How to get out of a creative funk
Last week I had an unexpected life event happen, and it threw me into a creative funk.
In the past, this would have knocked me out for 3+ days. That's way longer than I was willing to be out for, so - using a specific set of tools - I was able to get out of the funk, rather than wait out the funk.
[Side note: "Wait out the funk" is a great song name. Someone, please write it!]
In today's email, I'll share the steps I took to recognize what was going on and systematically get back to creating in my regular cadence.
Creators need a chest full of tools like the ones I'm going to share because we have to be in control of our creativity, rather than being at the whim of "the muse", or only able to create when you have the perfect set of life conditions.
Without these tools, their creativity suffers, they create less than they could, they fall into self-doubt and impostor syndrome, and the world overall is less good because of it.
(Ok, that may be a bit dramatic, but your art can change the world! If you don't believe that, who else will!?)
Acknowledge your fear, understand it, and then get comfortable existing in a space with it.
- ALLIE DATTILIO
Recognize What's Happening
The first step in the process is to recognize that you're in a funk.
- Did you have a hard time getting up this morning?
- Do you have zero motivation to do your creative work?
- Are you snappy or angry or exhausted or distracted?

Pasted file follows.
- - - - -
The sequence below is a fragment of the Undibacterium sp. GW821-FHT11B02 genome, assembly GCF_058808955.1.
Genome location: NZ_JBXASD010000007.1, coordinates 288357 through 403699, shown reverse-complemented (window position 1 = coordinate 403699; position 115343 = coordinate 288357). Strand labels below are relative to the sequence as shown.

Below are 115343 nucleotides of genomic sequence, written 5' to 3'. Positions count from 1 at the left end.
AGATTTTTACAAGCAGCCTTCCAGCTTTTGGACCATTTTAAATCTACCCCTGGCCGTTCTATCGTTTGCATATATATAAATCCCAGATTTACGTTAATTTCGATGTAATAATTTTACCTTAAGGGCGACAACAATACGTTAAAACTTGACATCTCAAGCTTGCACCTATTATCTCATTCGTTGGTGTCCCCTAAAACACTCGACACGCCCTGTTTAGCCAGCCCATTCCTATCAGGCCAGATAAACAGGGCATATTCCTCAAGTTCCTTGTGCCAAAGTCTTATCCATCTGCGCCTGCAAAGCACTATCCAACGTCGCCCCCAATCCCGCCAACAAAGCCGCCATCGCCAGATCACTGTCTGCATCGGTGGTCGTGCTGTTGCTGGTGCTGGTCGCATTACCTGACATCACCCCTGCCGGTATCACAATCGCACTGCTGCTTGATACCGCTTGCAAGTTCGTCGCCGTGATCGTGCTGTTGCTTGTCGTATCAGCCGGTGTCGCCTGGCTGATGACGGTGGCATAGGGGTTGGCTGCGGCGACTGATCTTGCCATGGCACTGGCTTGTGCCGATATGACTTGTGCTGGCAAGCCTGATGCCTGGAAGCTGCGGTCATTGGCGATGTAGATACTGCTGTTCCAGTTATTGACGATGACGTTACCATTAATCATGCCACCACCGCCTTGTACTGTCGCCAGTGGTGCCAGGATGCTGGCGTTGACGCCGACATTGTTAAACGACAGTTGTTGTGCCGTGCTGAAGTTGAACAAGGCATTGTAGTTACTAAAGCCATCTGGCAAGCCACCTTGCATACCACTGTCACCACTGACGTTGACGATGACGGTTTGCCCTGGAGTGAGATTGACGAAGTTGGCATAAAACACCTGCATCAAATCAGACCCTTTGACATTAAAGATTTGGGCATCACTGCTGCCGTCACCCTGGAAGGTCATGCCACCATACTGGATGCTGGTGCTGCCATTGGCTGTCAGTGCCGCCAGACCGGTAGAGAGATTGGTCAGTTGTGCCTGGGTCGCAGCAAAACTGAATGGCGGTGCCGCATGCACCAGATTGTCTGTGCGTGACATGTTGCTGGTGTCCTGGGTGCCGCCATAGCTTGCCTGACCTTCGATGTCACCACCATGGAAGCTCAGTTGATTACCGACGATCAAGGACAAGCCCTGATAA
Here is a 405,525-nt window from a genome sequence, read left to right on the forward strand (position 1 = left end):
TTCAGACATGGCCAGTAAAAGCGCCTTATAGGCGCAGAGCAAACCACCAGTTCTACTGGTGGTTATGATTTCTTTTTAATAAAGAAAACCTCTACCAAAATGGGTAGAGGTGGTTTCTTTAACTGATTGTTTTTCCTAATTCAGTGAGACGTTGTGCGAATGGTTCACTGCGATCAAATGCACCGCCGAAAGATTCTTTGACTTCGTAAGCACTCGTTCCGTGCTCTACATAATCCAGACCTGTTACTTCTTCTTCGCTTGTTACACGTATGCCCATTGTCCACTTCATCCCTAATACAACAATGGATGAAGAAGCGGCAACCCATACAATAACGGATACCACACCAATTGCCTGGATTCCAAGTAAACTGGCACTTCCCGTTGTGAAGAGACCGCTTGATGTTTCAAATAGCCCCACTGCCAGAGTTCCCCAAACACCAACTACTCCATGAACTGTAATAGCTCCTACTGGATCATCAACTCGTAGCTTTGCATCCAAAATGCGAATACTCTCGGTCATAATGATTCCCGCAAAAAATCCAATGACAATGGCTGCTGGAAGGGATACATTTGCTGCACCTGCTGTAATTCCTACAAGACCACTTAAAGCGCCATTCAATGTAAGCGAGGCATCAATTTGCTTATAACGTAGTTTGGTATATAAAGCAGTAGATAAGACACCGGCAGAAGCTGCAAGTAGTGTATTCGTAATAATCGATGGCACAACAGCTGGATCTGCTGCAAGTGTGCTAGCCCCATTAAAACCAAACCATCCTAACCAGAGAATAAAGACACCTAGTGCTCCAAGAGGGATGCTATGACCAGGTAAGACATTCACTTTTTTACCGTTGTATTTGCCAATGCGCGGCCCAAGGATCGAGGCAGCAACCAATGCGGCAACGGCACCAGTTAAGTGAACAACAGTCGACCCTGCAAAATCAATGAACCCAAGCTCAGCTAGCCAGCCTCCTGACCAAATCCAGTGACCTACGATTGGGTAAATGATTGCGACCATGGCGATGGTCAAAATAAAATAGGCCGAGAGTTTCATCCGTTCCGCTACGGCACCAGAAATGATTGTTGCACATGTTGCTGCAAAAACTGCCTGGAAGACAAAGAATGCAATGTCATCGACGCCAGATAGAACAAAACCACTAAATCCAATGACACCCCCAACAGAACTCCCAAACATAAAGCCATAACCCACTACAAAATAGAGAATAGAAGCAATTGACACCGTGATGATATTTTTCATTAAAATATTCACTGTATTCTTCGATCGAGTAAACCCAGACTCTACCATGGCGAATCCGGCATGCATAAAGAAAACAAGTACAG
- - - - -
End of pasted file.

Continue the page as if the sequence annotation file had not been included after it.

Rather than accept it and go back to bed, use these signals (you know your own flavor of funk (another great song title!)) to trigger you to take action, to do something about it.
Choose how you want to feel
When you're in a funk, it means you aren't feeling the way you want to feel as you start your creative work for the day.
So, how do you want to feel right now?
You first need to believe that you have the power and control to change things, and then you need to take concrete steps (keep reading...) to make those changes.
They don't just happen on their own unless you want to use the "wait it out" strategy. But if you want to create today, then use these steps:
Change your [emotional] state:
In case you're still doubting that you can change your emotional state, let me ask you this question:
Have you ever turned on a tv show that you've seen before?
Why would you do that, knowing that there are seemingly infinite other shows you could watch??
The answer: certainty. You know how that show is going to make you feel, and you're using that show as a way to feel it instantly.
The same goes for social media, alcohol and drugs (not recommended), exercise, and food.
We use these different "vehicles", if you will, to change our emotional state.
You are likely a master of this already, without even knowing.
So, let's channel your skills in three specific areas to get you out of your funk and back to creating!
(These are the exact steps that I took to get out of my funk last week.)
Change your focus
The reason you're in a funk is you're focused on the funk. You're paying more attention to how you currently feel than how you want to feel. (See step 2, above).